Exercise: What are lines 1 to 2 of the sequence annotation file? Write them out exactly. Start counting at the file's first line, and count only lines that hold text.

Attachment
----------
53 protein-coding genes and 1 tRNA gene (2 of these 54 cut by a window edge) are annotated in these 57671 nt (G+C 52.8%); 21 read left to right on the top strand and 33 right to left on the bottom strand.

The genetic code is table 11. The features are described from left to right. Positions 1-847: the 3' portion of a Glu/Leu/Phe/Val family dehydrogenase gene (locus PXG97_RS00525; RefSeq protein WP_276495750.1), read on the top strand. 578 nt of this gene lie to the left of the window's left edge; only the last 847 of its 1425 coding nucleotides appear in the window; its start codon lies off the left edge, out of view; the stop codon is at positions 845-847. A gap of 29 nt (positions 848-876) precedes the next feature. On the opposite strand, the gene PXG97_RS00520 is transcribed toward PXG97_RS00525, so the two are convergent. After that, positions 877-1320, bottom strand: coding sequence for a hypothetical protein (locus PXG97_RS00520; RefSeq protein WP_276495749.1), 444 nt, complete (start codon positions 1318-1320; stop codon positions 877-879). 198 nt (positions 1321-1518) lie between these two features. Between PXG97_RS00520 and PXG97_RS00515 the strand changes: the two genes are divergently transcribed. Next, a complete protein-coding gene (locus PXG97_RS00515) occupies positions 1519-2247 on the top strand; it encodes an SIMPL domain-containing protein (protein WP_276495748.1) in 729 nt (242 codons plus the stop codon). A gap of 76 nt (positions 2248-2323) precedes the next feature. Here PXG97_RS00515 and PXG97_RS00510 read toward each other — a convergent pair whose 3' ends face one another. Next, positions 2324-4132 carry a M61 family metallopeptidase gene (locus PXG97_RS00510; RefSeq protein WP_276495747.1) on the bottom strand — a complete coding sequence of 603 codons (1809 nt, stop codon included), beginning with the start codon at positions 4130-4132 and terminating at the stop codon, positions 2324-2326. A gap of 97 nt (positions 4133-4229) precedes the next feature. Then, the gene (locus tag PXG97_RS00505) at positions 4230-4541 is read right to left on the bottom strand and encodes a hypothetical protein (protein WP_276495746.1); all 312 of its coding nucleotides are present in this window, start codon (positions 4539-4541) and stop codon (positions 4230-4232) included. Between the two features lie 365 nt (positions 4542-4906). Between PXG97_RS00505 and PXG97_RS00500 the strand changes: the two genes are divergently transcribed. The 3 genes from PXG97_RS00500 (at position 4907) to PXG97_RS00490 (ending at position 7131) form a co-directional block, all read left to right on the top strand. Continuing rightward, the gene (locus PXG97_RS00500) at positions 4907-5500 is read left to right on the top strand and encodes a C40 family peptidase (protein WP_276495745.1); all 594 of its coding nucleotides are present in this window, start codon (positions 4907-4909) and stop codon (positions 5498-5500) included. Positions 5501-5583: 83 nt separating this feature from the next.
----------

53 protein-coding genes and 1 tRNA gene (2 of these 54 cut by a window edge) are annotated in these 57671 nt (G+C 52.8%); 21 read left to right on the top strand and 33 right to left on the bottom strand.

The genetic code is table 11. The features are described from left to right. Positions 1-847: the 3' portion of a Glu/Leu/Phe/Val family dehydrogenase gene (locus PXG97_RS00525; RefSeq protein WP_276495750.1), read on the top strand. 578 nt of this gene lie to the left of the window's left edge; only the last 847 of its 1425 coding nucleotides appear in the window; its start codon lies off the left edge, out of view; the stop codon is at positions 845-847. A gap of 29 nt (positions 848-876) precedes the next feature. On the opposite strand, the gene PXG97_RS00520 is transcribed toward PXG97_RS00525, so the two are convergent. After that, positions 877-1320, bottom strand: coding sequence for a hypothetical protein (locus PXG97_RS00520; RefSeq protein WP_276495749.1), 444 nt, complete (start codon positions 1318-1320; stop codon positions 877-879). 198 nt (positions 1321-1518) lie between these two features. Between PXG97_RS00520 and PXG97_RS00515 the strand changes: the two genes are divergently transcribed. Next, a complete protein-coding gene (locus PXG97_RS00515) occupies positions 1519-2247 on the top strand; it encodes an SIMPL domain-containing protein (protein WP_276495748.1) in 729 nt (242 codons plus the stop codon). A gap of 76 nt (positions 2248-2323) precedes the next feature. Here PXG97_RS00515 and PXG97_RS00510 read toward each other — a convergent pair whose 3' ends face one another. Next, positions 2324-4132 carry a M61 family metallopeptidase gene (locus PXG97_RS00510; RefSeq protein WP_276495747.1) on the bottom strand — a complete coding sequence of 603 codons (1809 nt, stop codon included), beginning with the start codon at positions 4130-4132 and terminating at the stop codon, positions 2324-2326. A gap of 97 nt (positions 4133-4229) precedes the next feature. Then, the gene (locus tag PXG97_RS00505) at positions 4230-4541 is read right to left on the bottom strand and encodes a hypothetical protein (protein WP_276495746.1); all 312 of its coding nucleotides are present in this window, start codon (positions 4539-4541) and stop codon (positions 4230-4232) included. Between the two features lie 365 nt (positions 4542-4906). Between PXG97_RS00505 and PXG97_RS00500 the strand changes: the two genes are divergently transcribed. The 3 genes from PXG97_RS00500 (at position 4907) to PXG97_RS00490 (ending at position 7131) form a co-directional block, all read left to right on the top strand. Continuing rightward, the gene (locus PXG97_RS00500) at positions 4907-5500 is read left to right on the top strand and encodes a C40 family peptidase (protein WP_276495745.1); all 594 of its coding nucleotides are present in this window, start codon (positions 4907-4909) and stop codon (positions 5498-5500) included. Positions 5501-5583: 83 nt separating this feature from the next.